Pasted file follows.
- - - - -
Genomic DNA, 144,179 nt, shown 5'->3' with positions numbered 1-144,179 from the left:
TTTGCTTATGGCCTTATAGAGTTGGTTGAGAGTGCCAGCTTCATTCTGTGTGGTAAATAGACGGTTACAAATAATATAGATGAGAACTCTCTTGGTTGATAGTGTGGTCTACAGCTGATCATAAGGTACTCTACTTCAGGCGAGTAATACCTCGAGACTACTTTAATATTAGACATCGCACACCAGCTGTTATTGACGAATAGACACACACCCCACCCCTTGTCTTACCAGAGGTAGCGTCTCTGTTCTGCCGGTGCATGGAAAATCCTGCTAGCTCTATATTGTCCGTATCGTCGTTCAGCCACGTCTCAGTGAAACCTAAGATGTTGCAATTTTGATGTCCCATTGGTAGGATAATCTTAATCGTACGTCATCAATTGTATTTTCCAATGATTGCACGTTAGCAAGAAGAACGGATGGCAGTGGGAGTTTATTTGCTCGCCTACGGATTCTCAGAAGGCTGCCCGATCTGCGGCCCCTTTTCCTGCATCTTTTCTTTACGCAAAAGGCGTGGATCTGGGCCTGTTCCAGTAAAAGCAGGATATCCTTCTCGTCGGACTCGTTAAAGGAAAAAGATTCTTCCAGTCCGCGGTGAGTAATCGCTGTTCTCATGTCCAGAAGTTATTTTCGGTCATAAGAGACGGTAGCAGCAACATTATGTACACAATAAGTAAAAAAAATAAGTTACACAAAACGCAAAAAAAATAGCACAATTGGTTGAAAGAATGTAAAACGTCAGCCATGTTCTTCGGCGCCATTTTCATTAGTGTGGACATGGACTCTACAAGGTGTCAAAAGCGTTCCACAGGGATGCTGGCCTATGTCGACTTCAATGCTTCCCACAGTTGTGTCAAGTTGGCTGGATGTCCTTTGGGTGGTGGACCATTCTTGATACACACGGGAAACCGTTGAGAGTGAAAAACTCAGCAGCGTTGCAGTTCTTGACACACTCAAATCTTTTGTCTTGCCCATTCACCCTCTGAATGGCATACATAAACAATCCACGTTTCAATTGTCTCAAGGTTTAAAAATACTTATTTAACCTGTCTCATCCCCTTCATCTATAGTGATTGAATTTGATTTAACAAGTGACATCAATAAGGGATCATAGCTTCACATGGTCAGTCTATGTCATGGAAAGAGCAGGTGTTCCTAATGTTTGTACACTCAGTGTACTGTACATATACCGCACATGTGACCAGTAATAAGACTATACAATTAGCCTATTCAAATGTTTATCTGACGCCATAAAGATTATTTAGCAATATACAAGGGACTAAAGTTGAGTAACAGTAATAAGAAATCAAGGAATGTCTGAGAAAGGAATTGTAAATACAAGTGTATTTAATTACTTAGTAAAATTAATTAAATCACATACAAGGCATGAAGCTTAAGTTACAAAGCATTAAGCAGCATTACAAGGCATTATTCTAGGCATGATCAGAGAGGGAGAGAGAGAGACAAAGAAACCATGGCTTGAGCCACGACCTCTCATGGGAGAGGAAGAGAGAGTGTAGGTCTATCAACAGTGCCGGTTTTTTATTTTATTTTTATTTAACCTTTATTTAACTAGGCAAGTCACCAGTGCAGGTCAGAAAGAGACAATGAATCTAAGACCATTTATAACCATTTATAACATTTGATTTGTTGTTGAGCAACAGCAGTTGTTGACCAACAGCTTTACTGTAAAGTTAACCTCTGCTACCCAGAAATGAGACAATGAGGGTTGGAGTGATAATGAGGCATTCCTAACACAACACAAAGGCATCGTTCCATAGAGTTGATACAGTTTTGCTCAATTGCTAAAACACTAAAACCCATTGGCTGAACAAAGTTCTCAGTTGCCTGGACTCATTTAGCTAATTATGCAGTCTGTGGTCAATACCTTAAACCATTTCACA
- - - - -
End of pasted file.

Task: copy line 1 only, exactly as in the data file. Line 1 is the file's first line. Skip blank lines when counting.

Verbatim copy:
Genomic DNA, 144,179 nt, shown 5'->3' with positions numbered 1-144,179 from the left: